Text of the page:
A planning application entitled “to extend reservoir, excavate rock, create an arch, erect a timber canopy and fix gate” was turned down by the then Environment and Planning Commission. The application relates to an agricultural field bordering the rear of a terraced house in Haz-Zebbug, overlooking Wied Baqqiegha.

The Commission had stated that ‘the proposed development encroaches beyond the official alignment at the rear of the building and within the 0.91 metre statutory green strip and a flood prone area, detracting from the existing and planned uses for the area, and running therefore counter to Structure Plan policy BEN1.” In addition, the Commission pointed out that ‘the proposed canopy, concrete surfacing, boundary wall and gate’ would increase the formalization of the site and the sprawl of development outside the committed footprint. In conclusion, the Commission said that the proposal runs counter to Structure Plan policy RCO29, which essentially seeks to protect water catchment areas and any new physical development along valley sides.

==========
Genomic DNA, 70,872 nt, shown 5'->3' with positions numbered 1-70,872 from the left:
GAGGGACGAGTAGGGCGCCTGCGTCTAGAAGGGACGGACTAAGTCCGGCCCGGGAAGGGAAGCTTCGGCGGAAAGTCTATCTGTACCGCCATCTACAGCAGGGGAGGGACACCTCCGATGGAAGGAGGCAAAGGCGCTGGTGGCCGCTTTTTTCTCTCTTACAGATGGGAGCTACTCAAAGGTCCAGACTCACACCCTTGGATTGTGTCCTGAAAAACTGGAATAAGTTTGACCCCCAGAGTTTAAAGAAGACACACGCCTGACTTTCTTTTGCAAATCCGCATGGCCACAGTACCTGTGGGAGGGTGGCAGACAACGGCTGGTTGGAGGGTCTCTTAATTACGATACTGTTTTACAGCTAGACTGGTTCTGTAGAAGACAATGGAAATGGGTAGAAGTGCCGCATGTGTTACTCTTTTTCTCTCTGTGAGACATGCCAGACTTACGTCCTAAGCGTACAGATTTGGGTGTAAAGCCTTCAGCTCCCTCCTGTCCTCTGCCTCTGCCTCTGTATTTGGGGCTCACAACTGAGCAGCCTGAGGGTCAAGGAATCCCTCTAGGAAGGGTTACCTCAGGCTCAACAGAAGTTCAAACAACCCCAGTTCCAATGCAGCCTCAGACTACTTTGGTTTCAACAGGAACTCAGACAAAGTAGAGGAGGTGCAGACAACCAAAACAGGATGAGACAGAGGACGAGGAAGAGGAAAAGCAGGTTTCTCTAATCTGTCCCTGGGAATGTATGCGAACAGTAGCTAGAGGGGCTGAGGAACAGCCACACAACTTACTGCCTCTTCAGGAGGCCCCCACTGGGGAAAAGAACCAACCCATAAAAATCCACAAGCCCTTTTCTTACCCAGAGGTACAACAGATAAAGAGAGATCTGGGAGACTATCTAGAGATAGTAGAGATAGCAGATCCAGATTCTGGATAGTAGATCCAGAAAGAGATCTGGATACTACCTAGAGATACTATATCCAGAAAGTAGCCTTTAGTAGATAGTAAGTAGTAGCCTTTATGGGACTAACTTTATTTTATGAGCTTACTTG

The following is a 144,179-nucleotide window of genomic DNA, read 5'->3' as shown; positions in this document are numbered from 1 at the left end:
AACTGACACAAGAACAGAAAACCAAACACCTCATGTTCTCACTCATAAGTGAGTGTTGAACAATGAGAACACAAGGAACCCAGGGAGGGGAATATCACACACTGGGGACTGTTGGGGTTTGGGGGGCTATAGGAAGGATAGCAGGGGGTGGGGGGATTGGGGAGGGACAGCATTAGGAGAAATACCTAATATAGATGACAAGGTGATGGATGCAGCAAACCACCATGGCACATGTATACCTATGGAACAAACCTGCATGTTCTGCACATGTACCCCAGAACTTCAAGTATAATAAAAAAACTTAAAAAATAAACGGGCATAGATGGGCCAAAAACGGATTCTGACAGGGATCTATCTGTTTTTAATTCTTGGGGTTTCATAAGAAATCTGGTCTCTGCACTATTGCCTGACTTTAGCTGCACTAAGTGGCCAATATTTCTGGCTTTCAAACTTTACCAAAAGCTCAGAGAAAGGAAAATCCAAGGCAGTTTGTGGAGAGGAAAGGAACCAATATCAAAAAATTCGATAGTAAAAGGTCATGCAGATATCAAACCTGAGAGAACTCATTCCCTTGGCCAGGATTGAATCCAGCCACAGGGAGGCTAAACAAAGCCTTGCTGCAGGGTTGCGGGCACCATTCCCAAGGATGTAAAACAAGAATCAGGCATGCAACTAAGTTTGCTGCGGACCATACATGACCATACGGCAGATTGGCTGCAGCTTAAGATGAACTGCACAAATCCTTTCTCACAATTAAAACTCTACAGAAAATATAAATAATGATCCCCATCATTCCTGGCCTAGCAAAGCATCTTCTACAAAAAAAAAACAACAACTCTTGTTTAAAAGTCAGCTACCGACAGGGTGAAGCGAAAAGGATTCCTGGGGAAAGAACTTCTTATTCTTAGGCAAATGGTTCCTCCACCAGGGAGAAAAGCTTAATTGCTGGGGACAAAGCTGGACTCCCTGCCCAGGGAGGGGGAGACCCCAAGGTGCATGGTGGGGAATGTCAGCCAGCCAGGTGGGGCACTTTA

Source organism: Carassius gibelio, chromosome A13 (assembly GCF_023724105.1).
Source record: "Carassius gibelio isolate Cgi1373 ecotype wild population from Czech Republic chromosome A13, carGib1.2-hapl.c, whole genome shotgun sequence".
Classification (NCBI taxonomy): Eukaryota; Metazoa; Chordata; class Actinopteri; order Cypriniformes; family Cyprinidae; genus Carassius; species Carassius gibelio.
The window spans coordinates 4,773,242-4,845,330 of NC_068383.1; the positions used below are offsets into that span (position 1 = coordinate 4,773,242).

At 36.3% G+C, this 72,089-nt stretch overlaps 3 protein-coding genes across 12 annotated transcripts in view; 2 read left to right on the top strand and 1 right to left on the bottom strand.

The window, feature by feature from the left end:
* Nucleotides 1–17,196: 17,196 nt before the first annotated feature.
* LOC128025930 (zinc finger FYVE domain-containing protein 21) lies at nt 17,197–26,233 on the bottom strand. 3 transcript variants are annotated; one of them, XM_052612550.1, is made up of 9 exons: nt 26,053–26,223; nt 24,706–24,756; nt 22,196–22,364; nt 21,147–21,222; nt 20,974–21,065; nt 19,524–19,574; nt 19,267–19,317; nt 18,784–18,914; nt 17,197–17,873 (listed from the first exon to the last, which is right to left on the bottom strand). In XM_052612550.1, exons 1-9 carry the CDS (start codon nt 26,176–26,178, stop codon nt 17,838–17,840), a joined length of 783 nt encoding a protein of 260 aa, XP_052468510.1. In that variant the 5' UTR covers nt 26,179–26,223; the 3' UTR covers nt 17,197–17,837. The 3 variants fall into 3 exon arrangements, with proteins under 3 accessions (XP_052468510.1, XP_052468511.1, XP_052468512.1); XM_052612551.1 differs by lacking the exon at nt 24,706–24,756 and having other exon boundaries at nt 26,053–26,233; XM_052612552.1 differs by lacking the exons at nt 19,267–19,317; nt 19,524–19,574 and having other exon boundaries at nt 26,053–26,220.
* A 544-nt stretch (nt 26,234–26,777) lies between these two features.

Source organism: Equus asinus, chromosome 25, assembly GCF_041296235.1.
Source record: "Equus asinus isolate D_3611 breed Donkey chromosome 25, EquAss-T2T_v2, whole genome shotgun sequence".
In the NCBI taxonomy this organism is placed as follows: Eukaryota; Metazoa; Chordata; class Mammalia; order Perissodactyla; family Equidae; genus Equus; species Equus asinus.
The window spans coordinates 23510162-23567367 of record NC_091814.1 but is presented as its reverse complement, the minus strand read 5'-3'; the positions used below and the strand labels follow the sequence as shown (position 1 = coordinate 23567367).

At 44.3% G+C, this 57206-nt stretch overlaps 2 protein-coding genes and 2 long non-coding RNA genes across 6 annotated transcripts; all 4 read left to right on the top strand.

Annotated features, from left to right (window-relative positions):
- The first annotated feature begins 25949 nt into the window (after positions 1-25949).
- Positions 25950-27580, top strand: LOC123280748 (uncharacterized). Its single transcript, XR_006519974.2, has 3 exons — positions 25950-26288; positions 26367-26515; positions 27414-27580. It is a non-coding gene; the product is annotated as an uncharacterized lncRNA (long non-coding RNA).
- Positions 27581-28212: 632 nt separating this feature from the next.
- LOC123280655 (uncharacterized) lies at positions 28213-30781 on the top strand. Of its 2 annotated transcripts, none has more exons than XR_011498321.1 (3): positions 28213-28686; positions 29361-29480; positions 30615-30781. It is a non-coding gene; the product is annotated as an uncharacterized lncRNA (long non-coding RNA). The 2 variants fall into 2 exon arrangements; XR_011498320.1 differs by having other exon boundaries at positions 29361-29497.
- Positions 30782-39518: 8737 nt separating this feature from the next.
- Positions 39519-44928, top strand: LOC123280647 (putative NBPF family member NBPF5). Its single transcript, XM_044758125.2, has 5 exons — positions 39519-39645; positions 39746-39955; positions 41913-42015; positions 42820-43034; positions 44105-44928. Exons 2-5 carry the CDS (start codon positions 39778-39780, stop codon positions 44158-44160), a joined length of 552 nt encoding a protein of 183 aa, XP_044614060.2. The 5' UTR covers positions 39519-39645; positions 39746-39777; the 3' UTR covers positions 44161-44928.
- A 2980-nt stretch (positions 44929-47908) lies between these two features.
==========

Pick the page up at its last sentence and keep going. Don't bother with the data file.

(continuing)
In reaction, the applicant filed an appeal before the Environment and Planning Review Tribunal, alleging that the commission members had initially accepted a ‘substantial part’ of his proposal. The applicant further argued that ‘the extension of an existing reservoir, the arrangement of a boundary wall and fixing of gate and the excavation of rock’ are deemed to be permitted in rural areas. But even so, the applicant maintained that he was willing to omit the canopy structure from the proposal.

In reply, the Authority reiterated that the interventions, with or without the canopy, would compromise a green strip overlooking a zone which is currently proposed for scheduling as a Level 3 Area of Ecological Importance. The case officer contended that the proposed development violates Structure Plan policies BEN1, RCO28 and RCO29.

Moreover, the Authority’s officer reminded the Tribunal that doing away with the canopy would still amount to ‘an increase in the formalization of the site and the sprawl of development outside the committed footprint and within a Flood Prone Area.’ As a final point, the Tribunal was reminded that any new physical development should seek to protect valleys and important water catchment areas.

In its assessment, the Tribunal agreed with the Authority in that the proposed formalization would compromise a green strip. Moreover, the Tribunal observed that the interventions would compromise the visual integrity of a pristine location. In the circumstances, the appeal was rejected.